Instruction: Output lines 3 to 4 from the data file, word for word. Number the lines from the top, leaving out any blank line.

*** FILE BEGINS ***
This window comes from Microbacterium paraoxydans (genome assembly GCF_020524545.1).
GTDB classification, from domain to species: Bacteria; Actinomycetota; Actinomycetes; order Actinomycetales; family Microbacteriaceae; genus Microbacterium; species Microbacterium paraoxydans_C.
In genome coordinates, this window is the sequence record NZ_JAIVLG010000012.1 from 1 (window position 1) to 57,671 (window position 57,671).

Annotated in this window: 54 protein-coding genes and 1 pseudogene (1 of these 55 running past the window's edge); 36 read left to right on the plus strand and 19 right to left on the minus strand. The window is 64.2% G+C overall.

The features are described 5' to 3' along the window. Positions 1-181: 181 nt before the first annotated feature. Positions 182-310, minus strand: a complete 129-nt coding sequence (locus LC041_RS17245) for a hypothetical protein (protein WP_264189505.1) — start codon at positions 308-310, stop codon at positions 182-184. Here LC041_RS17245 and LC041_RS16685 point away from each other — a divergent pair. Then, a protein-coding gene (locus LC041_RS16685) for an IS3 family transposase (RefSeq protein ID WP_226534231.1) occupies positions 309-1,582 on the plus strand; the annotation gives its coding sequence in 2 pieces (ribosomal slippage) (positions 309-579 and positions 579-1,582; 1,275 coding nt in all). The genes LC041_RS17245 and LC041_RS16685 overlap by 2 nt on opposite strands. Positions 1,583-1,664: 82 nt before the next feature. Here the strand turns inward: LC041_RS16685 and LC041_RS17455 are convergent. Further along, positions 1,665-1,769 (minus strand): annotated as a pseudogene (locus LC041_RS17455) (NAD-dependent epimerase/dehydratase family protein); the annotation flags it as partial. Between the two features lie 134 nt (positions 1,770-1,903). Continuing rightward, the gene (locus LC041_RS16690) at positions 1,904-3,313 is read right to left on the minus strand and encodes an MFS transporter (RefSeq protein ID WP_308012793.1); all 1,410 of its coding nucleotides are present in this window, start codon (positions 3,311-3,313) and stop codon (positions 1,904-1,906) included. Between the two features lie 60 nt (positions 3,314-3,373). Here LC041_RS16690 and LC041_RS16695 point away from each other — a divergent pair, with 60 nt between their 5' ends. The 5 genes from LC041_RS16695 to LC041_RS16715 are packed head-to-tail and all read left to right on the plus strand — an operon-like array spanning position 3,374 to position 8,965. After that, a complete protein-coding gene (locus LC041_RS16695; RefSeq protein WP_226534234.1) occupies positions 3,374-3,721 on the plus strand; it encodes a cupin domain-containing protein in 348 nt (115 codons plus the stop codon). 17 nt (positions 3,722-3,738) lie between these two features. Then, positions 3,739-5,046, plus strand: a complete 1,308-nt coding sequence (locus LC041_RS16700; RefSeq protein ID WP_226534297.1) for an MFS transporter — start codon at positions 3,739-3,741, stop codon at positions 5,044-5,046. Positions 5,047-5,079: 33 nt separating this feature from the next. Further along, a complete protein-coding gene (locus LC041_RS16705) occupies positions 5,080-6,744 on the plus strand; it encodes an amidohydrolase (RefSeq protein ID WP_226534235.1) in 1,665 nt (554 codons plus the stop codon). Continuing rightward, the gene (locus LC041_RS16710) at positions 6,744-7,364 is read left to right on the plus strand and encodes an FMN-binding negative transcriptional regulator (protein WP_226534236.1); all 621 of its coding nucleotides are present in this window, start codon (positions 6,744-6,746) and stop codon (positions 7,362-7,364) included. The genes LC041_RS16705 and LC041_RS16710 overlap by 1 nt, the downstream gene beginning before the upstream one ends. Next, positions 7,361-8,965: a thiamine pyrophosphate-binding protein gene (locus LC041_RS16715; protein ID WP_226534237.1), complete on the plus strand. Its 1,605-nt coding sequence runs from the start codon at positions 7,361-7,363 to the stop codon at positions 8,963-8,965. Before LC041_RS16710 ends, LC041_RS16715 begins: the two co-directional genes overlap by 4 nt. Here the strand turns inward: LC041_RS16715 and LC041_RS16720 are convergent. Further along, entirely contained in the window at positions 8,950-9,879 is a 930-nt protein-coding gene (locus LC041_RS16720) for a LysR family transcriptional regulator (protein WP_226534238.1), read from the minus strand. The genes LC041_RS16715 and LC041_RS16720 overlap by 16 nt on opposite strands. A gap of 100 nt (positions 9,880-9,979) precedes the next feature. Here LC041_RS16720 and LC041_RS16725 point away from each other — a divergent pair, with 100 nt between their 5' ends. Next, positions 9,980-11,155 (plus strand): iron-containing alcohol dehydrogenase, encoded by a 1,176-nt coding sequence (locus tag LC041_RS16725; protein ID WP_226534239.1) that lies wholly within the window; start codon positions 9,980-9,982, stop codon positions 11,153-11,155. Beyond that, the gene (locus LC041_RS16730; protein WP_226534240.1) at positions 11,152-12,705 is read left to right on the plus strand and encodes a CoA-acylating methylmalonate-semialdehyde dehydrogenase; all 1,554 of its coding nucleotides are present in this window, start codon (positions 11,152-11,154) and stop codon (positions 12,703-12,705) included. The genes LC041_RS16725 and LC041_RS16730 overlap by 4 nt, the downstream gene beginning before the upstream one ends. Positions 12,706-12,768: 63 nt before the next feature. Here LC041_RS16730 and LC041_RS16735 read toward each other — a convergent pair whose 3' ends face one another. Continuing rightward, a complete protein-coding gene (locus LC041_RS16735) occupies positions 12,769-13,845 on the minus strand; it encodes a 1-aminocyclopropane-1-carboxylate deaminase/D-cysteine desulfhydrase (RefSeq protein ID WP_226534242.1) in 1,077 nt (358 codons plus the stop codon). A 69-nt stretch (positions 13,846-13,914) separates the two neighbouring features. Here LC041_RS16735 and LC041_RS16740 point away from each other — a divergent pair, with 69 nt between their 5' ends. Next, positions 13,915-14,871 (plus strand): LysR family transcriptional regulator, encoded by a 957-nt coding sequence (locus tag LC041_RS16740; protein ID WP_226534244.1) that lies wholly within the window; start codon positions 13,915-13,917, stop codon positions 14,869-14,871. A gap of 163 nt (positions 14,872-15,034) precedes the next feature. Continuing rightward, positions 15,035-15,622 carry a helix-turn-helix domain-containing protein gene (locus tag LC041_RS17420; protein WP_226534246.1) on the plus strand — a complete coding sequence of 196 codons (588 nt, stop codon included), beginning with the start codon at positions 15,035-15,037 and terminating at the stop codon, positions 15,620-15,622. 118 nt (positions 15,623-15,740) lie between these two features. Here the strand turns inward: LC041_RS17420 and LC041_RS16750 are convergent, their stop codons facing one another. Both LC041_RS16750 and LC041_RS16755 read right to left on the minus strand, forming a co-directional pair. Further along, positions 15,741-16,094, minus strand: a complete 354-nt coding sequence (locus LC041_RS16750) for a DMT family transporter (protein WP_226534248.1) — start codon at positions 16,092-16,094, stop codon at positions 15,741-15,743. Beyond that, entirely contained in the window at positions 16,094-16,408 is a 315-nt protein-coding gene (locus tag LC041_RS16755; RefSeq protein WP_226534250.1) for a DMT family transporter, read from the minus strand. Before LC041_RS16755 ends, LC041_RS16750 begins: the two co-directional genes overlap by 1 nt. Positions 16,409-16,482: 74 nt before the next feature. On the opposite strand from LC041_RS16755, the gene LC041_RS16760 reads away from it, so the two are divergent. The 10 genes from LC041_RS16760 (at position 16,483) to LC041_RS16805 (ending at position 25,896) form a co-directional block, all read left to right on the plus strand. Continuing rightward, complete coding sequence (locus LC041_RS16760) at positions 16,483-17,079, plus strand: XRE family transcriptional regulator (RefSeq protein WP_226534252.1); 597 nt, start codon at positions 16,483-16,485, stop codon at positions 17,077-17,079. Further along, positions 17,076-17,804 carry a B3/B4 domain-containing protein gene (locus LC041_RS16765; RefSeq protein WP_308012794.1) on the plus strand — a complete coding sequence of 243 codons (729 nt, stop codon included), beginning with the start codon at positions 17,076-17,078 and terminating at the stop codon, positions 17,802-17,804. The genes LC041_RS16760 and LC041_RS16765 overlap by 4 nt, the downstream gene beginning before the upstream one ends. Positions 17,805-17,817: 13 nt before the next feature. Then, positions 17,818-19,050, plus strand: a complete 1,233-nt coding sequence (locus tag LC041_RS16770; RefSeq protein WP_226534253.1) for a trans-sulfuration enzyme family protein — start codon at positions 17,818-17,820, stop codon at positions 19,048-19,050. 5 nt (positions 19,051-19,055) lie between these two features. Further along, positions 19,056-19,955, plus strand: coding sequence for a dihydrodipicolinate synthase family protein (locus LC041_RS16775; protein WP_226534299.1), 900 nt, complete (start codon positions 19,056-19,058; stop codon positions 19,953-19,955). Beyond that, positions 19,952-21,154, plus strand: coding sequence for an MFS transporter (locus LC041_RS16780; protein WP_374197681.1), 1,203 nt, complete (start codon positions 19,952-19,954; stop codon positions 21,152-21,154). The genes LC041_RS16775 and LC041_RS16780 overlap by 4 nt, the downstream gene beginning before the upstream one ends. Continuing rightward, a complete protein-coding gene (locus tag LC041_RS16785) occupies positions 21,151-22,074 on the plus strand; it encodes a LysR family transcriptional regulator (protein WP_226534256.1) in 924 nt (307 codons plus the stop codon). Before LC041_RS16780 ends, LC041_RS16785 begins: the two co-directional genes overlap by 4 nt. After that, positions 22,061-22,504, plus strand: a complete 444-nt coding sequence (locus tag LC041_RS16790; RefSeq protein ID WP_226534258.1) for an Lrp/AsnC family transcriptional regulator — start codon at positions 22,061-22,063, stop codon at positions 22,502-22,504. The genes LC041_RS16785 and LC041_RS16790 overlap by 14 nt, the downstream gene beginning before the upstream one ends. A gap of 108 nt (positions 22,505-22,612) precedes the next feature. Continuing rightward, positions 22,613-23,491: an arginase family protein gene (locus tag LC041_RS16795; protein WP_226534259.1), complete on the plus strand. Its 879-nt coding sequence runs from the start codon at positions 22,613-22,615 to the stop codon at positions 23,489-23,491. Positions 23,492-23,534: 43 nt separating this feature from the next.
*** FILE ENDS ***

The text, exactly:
In genome coordinates, this window is the sequence record NZ_JAIVLG010000012.1 from 1 (window position 1) to 57,671 (window position 57,671).

Annotated in this window: 54 protein-coding genes and 1 pseudogene (1 of these 55 running past the window's edge); 36 read left to right on the plus strand and 19 right to left on the minus strand. The window is 64.2% G+C overall.